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Hardware Lifecycle

My client has already ordered the following:

Cisco 3825

Cisco 5520

Catalyst 4506

Cisco 4240

What are the typical hardware refresh for cisco gear? Do you just wait until a component fails or the product itself is end-of-life?



Re: Hardware Lifecycle

you brought up a very good question and hope you get many responces and opinions. I am very sure there is a lot of process that goes on on product life cycles . It seems to me the life cycle tends to be between 4 to 5 years depending on products, but I could be wrong. If you have SmartNet or a Cisco partner sales rep they usually advice in strategies for updating old platforms or when your products are due for updates and can work with you to migrate ro newer products.

Best thing is to address this question directly to Cisco Systems product representative where it can give you a very accurate answer.

End of life policy

Usually Cisco list products on a regular basis informing products that have reaced end of life.

New Member

Re: Hardware Lifecycle

My experience in the business world is that you won't usually do a full (forklift) refresh until the equipment has been fully depreciated and there's some "real" need for newer equipment. This usually doesn't happen in less then 3 years and usually happens, if it happens, before 10 years. (Ten years might seem a long time, but those who have to pay the bills like "if it ain't broke, don't replace it".) Things like the desktop move from 10 Mbps to 100 Mbps (or now gig?), or moving from hubs to switches, is where you might justify a full refresh.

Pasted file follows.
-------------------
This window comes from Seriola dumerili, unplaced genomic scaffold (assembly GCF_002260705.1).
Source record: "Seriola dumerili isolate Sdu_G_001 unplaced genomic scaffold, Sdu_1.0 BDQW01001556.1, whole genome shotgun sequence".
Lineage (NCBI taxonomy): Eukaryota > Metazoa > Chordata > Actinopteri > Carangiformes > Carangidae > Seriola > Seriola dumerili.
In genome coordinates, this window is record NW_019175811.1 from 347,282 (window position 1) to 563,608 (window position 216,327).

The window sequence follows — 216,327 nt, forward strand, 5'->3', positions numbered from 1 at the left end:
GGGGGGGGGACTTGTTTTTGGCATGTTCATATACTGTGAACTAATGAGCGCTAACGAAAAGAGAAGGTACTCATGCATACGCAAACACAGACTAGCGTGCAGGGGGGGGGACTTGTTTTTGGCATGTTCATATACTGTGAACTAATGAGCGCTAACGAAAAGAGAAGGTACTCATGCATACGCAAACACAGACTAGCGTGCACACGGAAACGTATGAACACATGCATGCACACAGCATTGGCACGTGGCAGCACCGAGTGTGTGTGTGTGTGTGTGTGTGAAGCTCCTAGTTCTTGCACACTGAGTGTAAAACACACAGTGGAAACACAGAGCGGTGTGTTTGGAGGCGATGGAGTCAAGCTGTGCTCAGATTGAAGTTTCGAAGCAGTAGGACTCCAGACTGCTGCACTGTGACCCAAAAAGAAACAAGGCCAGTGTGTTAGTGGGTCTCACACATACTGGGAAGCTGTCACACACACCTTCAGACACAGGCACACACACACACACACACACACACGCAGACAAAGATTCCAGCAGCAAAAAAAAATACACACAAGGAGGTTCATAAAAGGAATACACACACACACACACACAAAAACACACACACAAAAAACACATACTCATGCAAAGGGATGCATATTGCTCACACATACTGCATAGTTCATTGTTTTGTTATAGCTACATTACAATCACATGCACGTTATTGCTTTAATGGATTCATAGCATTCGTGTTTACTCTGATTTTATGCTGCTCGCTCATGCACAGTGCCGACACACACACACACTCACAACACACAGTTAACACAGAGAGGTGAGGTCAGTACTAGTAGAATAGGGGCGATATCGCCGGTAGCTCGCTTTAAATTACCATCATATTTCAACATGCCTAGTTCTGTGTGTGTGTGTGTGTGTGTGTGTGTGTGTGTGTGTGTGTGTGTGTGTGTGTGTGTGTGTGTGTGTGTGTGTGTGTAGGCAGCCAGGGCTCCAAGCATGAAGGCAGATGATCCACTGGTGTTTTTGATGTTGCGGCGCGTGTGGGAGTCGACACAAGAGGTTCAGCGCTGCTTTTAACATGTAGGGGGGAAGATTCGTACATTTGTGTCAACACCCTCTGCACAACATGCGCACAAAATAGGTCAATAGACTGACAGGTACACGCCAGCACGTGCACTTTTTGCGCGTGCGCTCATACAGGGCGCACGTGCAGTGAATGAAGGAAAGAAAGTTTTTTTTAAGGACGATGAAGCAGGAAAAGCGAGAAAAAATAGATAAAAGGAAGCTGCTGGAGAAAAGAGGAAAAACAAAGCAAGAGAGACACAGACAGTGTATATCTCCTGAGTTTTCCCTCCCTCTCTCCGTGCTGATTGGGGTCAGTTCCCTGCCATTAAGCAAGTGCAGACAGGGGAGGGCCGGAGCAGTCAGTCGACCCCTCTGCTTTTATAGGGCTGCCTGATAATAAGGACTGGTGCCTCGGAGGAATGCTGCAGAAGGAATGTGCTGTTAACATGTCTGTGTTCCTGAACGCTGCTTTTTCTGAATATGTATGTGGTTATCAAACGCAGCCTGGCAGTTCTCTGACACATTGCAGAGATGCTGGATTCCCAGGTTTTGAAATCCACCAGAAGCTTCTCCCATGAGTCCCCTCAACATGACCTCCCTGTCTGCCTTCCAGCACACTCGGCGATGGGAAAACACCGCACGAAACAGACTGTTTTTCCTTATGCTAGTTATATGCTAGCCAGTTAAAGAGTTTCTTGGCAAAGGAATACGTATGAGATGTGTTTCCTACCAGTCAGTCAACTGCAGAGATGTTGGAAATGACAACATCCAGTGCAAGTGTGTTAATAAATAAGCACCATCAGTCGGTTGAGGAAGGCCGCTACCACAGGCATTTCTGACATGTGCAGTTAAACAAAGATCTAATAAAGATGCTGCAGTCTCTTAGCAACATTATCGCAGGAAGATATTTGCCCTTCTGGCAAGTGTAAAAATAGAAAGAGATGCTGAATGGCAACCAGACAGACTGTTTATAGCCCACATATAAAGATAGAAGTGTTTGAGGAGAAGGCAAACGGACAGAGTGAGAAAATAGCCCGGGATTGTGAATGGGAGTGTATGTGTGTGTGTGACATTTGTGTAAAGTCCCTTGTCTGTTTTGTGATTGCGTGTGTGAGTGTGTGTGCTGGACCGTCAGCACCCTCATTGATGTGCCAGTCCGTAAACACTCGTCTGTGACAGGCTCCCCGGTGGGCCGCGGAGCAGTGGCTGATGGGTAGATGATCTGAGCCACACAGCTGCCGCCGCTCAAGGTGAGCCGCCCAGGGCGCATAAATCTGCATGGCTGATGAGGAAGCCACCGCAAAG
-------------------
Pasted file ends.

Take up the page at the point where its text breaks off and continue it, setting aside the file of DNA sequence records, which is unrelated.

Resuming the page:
Along the way to a full refresh, if ever, you often do replace or upgrade some equipment. This is not uncommon and seems to fall within a 4 to 5 year timespan, as noted by the prior poster.

Lastly, sometimes businesses expand and shrink. When they expand, you often obtain current equipment. Sometimes the newer expansion equipment might also require early upgrades to other existing production equipment. If you shrink, sometimes you can re-juggle equipment, replacing older with newer. These situations, though, aren't on a planned lifecycle but they can impact your existing equipment's lifecycle.

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